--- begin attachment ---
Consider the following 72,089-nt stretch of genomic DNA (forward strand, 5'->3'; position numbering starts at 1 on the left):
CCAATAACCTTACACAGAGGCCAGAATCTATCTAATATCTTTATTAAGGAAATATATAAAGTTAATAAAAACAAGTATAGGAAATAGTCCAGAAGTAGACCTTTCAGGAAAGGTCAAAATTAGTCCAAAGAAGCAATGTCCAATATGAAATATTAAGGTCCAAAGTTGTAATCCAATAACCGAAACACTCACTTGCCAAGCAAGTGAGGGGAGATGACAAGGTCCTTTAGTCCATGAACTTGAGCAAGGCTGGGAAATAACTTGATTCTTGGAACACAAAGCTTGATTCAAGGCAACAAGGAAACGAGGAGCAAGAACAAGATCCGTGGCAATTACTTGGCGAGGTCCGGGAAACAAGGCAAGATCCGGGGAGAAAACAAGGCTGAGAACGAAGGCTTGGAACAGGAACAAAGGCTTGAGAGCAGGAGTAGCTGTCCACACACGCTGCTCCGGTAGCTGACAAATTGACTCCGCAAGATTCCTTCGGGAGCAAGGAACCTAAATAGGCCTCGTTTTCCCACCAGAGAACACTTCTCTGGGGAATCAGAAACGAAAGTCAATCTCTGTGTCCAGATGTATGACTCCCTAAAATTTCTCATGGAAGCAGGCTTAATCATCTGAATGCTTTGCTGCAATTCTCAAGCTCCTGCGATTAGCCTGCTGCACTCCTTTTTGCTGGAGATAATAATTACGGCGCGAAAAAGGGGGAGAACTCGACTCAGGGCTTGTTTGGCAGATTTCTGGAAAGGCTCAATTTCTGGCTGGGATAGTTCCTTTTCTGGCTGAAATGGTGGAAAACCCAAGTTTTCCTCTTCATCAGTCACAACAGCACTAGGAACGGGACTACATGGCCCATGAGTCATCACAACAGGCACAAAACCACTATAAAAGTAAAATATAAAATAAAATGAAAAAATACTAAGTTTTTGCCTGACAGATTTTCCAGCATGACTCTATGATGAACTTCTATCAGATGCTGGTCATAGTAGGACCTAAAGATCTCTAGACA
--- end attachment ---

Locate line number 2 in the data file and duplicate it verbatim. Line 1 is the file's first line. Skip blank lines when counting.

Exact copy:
CCAATAACCTTACACAGAGGCCAGAATCTATCTAATATCTTTATTAAGGAAATATATAAAGTTAATAAAAACAAGTATAGGAAATAGTCCAGAAGTAGACCTTTCAGGAAAGGTCAAAATTAGTCCAAAGAAGCAATGTCCAATATGAAATATTAAGGTCCAAAGTTGTAATCCAATAACCGAAACACTCACTTGCCAAGCAAGTGAGGGGAGATGACAAGGTCCTTTAGTCCATGAACTTGAGCAAGGCTGGGAAATAACTTGATTCTTGGAACACAAAGCTTGATTCAAGGCAACAAGGAAACGAGGAGCAAGAACAAGATCCGTGGCAATTACTTGGCGAGGTCCGGGAAACAAGGCAAGATCCGGGGAGAAAACAAGGCTGAGAACGAAGGCTTGGAACAGGAACAAAGGCTTGAGAGCAGGAGTAGCTGTCCACACACGCTGCTCCGGTAGCTGACAAATTGACTCCGCAAGATTCCTTCGGGAGCAAGGAACCTAAATAGGCCTCGTTTTCCCACCAGAGAACACTTCTCTGGGGAATCAGAAACGAAAGTCAATCTCTGTGTCCAGATGTATGACTCCCTAAAATTTCTCATGGAAGCAGGCTTAATCATCTGAATGCTTTGCTGCAATTCTCAAGCTCCTGCGATTAGCCTGCTGCACTCCTTTTTGCTGGAGATAATAATTACGGCGCGAAAAAGGGGGAGAACTCGACTCAGGGCTTGTTTGGCAGATTTCTGGAAAGGCTCAATTTCTGGCTGGGATAGTTCCTTTTCTGGCTGAAATGGTGGAAAACCCAAGTTTTCCTCTTCATCAGTCACAACAGCACTAGGAACGGGACTACATGGCCCATGAGTCATCACAACAGGCACAAAACCACTATAAAAGTAAAATATAAAATAAAATGAAAAAATACTAAGTTTTTGCCTGACAGATTTTCCAGCATGACTCTATGATGAACTTCTATCAGATGCTGGTCATAGTAGGACCTAAAGATCTCTAGACA